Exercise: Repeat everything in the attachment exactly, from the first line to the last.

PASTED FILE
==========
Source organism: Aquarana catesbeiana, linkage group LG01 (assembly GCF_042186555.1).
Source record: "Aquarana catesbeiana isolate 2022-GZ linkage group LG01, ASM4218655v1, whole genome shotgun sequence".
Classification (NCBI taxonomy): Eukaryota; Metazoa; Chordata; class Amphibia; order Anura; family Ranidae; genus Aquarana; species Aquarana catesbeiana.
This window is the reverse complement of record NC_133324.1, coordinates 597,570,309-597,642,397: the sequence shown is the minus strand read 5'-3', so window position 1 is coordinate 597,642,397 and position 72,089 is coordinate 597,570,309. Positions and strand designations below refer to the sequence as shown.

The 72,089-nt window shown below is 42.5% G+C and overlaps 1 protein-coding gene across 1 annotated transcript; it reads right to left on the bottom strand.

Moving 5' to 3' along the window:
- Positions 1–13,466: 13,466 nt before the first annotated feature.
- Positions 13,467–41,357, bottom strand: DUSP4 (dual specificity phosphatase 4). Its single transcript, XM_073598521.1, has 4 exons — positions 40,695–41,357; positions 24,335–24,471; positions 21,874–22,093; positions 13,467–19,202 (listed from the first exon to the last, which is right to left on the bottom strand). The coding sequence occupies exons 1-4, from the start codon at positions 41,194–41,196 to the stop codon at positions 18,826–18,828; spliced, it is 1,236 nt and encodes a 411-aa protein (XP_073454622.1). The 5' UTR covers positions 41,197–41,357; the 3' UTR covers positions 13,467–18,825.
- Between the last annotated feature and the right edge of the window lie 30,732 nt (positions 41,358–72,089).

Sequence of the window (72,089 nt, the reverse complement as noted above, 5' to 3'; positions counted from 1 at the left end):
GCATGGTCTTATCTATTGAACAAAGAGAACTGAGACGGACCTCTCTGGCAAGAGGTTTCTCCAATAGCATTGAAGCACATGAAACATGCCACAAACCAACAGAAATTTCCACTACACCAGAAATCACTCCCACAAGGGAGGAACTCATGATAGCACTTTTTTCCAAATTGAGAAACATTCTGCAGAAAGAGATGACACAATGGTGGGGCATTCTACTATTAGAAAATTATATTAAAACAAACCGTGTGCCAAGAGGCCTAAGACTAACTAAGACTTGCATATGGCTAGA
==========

Source organism: Aquarana catesbeiana, linkage group LG01 (assembly GCF_042186555.1).
Source record: "Aquarana catesbeiana isolate 2022-GZ linkage group LG01, ASM4218655v1, whole genome shotgun sequence".
Classification (NCBI taxonomy): Eukaryota; Metazoa; Chordata; class Amphibia; order Anura; family Ranidae; genus Aquarana; species Aquarana catesbeiana.
This window is the reverse complement of record NC_133324.1, coordinates 597,570,309-597,642,397: the sequence shown is the minus strand read 5'-3', so window position 1 is coordinate 597,642,397 and position 72,089 is coordinate 597,570,309. Positions and strand designations below refer to the sequence as shown.

The 72,089-nt window shown below is 42.5% G+C and overlaps 1 protein-coding gene across 1 annotated transcript; it reads right to left on the bottom strand.

Moving 5' to 3' along the window:
- Positions 1–13,466: 13,466 nt before the first annotated feature.
- Positions 13,467–41,357, bottom strand: DUSP4 (dual specificity phosphatase 4). Its single transcript, XM_073598521.1, has 4 exons — positions 40,695–41,357; positions 24,335–24,471; positions 21,874–22,093; positions 13,467–19,202 (listed from the first exon to the last, which is right to left on the bottom strand). The coding sequence occupies exons 1-4, from the start codon at positions 41,194–41,196 to the stop codon at positions 18,826–18,828; spliced, it is 1,236 nt and encodes a 411-aa protein (XP_073454622.1). The 5' UTR covers positions 41,197–41,357; the 3' UTR covers positions 13,467–18,825.
- Between the last annotated feature and the right edge of the window lie 30,732 nt (positions 41,358–72,089).

Sequence of the window (72,089 nt, the reverse complement as noted above, 5' to 3'; positions counted from 1 at the left end):
GCATGGTCTTATCTATTGAACAAAGAGAACTGAGACGGACCTCTCTGGCAAGAGGTTTCTCCAATAGCATTGAAGCACATGAAACATGCCACAAACCAACAGAAATTTCCACTACACCAGAAATCACTCCCACAAGGGAGGAACTCATGATAGCACTTTTTTCCAAATTGAGAAACATTCTGCAGAAAGAGATGACACAATGGTGGGGCATTCTACTATTAGAAAATTATATTAAAACAAACCGTGTGCCAAGAGGCCTAAGACTAACTAAGACTTGCATATGGCTAGA